In the hardcover edition of Ethnic Cleansing, (which Talbot writes “must be considered the original text”) only the first six words of the sentence attributed to Ben-Gurion (“The Arabs will have to go…”) are included in quotation marks.
Talbot reports “there may have been a different version in some of the many reprints” of Pappé’s book.
“If this is the case,” Talbot writes, “the Professor Pappé has assured us that it will be corrected in the next edition.”
Talbot then states that the second half of the quote attributed to Ben-Gurion (“but one needs an opportune moment for making it happen, such as a war”) was a “fair and accurate paraphrase” of the sources he provided in Ethnic Cleansing – Ben Gurion’s diary entry and the article in New Judea – the latter of which recounts a speech Ben-Gurion gave.
Interestingly enough, the letter does not say which passages in these sources Pappé was paraphrasing. Given the ongoing questions surrounding the quote in question, it would seem reasonable for him to show his work and provide these passages to his readers. (Maybe he will, in a yet-to-be published article in the Journal of Palestine Studies.)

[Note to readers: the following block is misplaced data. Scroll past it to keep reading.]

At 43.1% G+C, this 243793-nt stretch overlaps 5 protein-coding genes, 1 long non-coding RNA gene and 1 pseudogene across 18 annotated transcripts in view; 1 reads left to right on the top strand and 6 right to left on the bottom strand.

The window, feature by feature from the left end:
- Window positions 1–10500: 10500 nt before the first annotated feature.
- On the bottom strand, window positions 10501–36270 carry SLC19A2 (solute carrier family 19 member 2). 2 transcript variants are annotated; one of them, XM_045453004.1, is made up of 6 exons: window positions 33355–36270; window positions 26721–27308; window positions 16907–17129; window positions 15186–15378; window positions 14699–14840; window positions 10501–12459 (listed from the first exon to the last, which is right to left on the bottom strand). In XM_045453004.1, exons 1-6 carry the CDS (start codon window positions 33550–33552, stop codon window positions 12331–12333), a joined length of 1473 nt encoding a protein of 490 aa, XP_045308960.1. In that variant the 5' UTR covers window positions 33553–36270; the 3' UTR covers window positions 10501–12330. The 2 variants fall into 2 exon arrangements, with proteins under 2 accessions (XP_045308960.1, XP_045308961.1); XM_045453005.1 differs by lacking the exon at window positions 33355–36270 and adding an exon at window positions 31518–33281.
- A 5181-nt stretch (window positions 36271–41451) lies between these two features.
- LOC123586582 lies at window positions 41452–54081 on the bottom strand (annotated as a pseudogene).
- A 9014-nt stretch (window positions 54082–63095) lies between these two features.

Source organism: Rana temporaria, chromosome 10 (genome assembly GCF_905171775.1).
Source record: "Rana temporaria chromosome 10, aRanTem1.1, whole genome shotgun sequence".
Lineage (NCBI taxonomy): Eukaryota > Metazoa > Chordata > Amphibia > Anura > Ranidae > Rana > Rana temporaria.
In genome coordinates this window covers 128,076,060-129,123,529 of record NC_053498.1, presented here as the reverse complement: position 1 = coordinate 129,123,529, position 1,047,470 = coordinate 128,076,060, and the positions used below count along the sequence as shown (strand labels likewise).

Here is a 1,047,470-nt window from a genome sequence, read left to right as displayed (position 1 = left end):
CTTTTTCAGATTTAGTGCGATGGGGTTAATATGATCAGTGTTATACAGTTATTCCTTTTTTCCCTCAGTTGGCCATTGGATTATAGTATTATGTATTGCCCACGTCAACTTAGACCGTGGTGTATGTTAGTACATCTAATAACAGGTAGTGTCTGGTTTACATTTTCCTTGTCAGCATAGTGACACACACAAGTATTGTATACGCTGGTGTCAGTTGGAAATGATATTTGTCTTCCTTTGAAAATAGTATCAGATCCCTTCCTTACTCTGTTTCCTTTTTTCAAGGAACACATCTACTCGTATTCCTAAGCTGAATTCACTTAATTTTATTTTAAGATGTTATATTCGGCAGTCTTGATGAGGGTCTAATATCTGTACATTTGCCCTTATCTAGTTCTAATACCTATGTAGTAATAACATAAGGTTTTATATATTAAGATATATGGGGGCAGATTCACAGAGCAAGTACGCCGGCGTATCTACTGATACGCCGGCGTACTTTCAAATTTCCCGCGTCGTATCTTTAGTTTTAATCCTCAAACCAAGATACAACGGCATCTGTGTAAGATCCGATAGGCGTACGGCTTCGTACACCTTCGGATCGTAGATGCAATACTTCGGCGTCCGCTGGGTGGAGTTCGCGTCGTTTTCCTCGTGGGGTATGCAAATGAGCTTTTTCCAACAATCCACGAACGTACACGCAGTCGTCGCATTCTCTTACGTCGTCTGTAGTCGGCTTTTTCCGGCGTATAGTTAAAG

The questions do not stop here, however.
Source for “Arabs Must Go”
We are still left without a source for the first half of the quote (“The Arabs must go”). Talbot doesn’t come out and say it, but his explanation indicates that Pappé admits that first half of the quote (“The Arabs must go…”) is not in any of the three sources he originally provided. He does this when he provides another source – his fourth – for this part of the quote.
Here is what Talbot writes: